1. Overview
It’s against the law to let a dog be dangerously out of control anywhere, eg:

in a public place
in a private place (eg a neighbour’s house or garden)
in the owner’s home
The law applies to all dogs. (my bold)

https://www.gov.uk/control-dog-public/overview

Some types of dogs are banned.

Out of control
Your dog is considered dangerously out of control if it:

injures someone
makes someone worried that it might injure them
A court could also decide that your dog is dangerously out of control if:

it injures someone’s animal
the owner of the animal thinks they could be injured if they tried to stop your dog attacking their animal

However the owner may be covered by home insurance.

karlt
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Joined: 15 Jul 2011, 2:07pm

Re: Advice on accident involving a dog

Postby karlt » 9 Sep 2014, 10:00am

There's a lot of confusing civil and criminal law here. All this quoting of the law is about criminal offences. That's nothing to do with pursuing a legal claim for damages, which is a civil matter, and depends upon proving negligence. Not hard; the gate was left open. Open and shut case; claim against the owner's liability insurance (usually part of their home contents). The dog owner will have to inform her insurers; if she doesn't, you will have to get solicitors to initiate proceedings. None of this has anything to do with criminal offences under the dangerous dogs act, or indeed any other criminal legislation.

The owner may be guilty of a criminal offence as well, but that has little or no bearing on your civil case.

Psamathe
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Joined: 10 Jan 2014, 8:56pm

Re: Advice on accident involving a dog

Postby Psamathe » 9 Sep 2014, 10:08am

I agree it is a civil issue. I agree that OP may also have broken the law (but not in a serious manner).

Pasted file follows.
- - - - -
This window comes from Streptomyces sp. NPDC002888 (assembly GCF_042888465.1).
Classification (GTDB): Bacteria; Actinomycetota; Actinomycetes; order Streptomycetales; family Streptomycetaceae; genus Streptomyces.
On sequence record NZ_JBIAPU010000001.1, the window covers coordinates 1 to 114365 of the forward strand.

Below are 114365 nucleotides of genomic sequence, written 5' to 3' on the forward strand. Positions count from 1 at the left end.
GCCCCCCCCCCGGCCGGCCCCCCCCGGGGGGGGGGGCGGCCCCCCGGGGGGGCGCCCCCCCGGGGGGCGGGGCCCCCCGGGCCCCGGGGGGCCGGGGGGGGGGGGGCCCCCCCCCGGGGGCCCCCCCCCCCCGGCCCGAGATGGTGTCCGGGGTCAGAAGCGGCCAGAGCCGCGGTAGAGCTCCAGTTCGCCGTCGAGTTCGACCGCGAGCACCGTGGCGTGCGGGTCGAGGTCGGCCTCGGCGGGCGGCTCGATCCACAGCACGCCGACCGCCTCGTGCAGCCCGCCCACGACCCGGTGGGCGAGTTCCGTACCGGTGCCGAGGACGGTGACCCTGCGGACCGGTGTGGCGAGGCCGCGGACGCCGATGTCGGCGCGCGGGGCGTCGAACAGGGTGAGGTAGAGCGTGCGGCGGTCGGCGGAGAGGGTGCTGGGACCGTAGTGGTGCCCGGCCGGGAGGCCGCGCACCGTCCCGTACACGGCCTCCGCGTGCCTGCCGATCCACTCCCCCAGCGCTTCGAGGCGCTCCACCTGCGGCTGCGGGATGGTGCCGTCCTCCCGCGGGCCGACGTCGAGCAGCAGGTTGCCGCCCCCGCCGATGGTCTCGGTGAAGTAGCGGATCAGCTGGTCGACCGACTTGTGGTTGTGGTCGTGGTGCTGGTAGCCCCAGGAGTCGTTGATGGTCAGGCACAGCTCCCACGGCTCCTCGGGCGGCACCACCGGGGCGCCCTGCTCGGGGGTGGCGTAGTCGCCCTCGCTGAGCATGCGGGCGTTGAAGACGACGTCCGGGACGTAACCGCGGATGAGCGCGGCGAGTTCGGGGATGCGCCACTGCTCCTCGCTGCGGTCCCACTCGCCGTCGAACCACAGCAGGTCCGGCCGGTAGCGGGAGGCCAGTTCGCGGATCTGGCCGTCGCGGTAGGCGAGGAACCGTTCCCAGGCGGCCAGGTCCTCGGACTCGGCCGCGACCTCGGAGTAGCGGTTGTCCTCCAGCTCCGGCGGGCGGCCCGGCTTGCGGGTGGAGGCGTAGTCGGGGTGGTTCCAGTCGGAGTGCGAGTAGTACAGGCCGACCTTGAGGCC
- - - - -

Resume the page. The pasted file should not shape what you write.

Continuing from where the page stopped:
And it is not necessarily the home owner who is always at fault (I don't know enough details in this case). I have two active complaints, one against a meter reading company and another against a courier company who opened my gate to enter my property and then left a few moments later leaving the gate open. And had I not noticed, my dog would have been roaming the streets. When people visit your property things are not always under the control of the homeowner (and I do have a specific 3rd party insurance policy for my dog, just in case).

Ian

karlt
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Joined: 15 Jul 2011, 2:07pm

Re: Advice on accident involving a dog

Postby karlt » 9 Sep 2014, 10:41am

In this case, the owner has admitted they left the gate open when they went to feed next door's cat.

kwackers
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Joined: 4 Jun 2008, 9:29pm
Location: Warrington

Re: Advice on accident involving a dog

Postby kwackers » 9 Sep 2014, 10:42am

karlt wrote:In this case, the owner has admitted they left the gate open when they went to feed next door's cat.

To the dog? :lol:

iviehoff
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Joined: 20 Jan 2009, 4:38pm

Re: Advice on accident involving a dog

Postby iviehoff » 9 Sep 2014, 11:35am

661-Pete wrote:Having said that, it might be a bit harsh to press charges against an owner who evidently made a genuine mistake.

The old argument. Car driver kills cyclist, but it was a genuine mistake: it might be a bit harsh to press charges against a driver who made a genuine mistake. Nuclear power station melts down, but it was a genuine mistake: it might be a bit harsh to make the operators responsible for a genuine mistake.

People have to be made responsible for their genuine mistakes, it is the only way we make people realise that they have to take steps to prevent mistakes that damage others.